Hindustan Times
New Delhi

There’s no business like politics in India, come rain or shine. Here is the proof from a key civil society pressure group for electoral reforms that politicians have thrived, untouched by the slowing economy and rising inflation.

The average increase in assets of re-elected Members of Parliament and Members of Legislative Assemblies between two elections (period of five years) was almost three-fold, the Association for Democratic Reforms (ADR) has revealed.
According to ADR data on 1,370 re-elected MLAs and 200 re-elected MPs, the average income and assets of India’s 100 richest legislators grew by 745% between two consecutive elections or five years. The hike in personal wealth for legislators in this category ranges from two to 25 times. 
Such stupendous growth rates are more than double the average salary hike of chief executive officers (CEOs) of blue-chip companies in India.
Aon Hewitt’s annual salary increase survey released on Friday says the salary of CEOs of India’s top 87 multi-national companies increased by about 20% in 2012. The salaries of these top business managers have gone up by 60-80%.
The figures may appear staggering for many in the salaried class, but for some in politics they could border on the meagre.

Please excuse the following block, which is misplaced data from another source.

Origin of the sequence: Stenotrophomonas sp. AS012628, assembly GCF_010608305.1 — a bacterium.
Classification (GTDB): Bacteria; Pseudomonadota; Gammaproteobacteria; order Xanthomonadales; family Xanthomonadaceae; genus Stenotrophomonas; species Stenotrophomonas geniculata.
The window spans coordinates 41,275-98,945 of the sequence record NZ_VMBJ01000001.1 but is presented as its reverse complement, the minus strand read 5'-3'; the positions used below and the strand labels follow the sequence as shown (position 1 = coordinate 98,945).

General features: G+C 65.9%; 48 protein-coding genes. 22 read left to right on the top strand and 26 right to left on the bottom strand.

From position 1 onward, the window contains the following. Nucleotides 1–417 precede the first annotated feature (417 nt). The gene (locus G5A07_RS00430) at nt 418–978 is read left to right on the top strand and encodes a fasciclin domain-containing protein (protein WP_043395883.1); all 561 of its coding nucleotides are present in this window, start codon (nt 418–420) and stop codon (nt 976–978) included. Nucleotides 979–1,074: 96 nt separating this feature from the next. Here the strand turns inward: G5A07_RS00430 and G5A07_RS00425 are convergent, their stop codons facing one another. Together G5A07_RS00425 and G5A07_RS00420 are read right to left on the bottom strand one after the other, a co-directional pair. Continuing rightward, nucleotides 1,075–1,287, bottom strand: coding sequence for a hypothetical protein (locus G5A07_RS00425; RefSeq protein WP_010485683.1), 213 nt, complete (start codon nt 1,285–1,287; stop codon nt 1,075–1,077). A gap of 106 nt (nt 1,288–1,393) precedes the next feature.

For instance, the assets of Rajesh Shukla, a BJP MLA in Uttarakhand, have jumped by more than 2900% in five years: from Rs. 87 lakh in 2007 to more than Rs. 26 crore in 2012.
Shukla dismissed talk that politics had helped him grow his wealth. “My father was freedom fighter and associated with the Congress. Jan seva (social service) is in my genes, which is why I am in politics.”
In neighbouring Uttar Pradesh, Subhash Pasi, Samajwadi Party legislator from Saidpur assembly constituency in Gazipur district, is also among the many politicians who have found the perfect business model. His assets grew from Rs. 4.7 crore in 2007 to more than Rs. 35 crore in 2012. 
Parasnath, from the SP leader’s native village (Dihiya), remembers Subhash as a small contractor who migrated to Mumbai and struck gold, apparently after developing political contacts. This helped him start a real estate company. Now, his wife Reena Pasi runs a chain of educational institutions and brothers are in various local bodies in the state.

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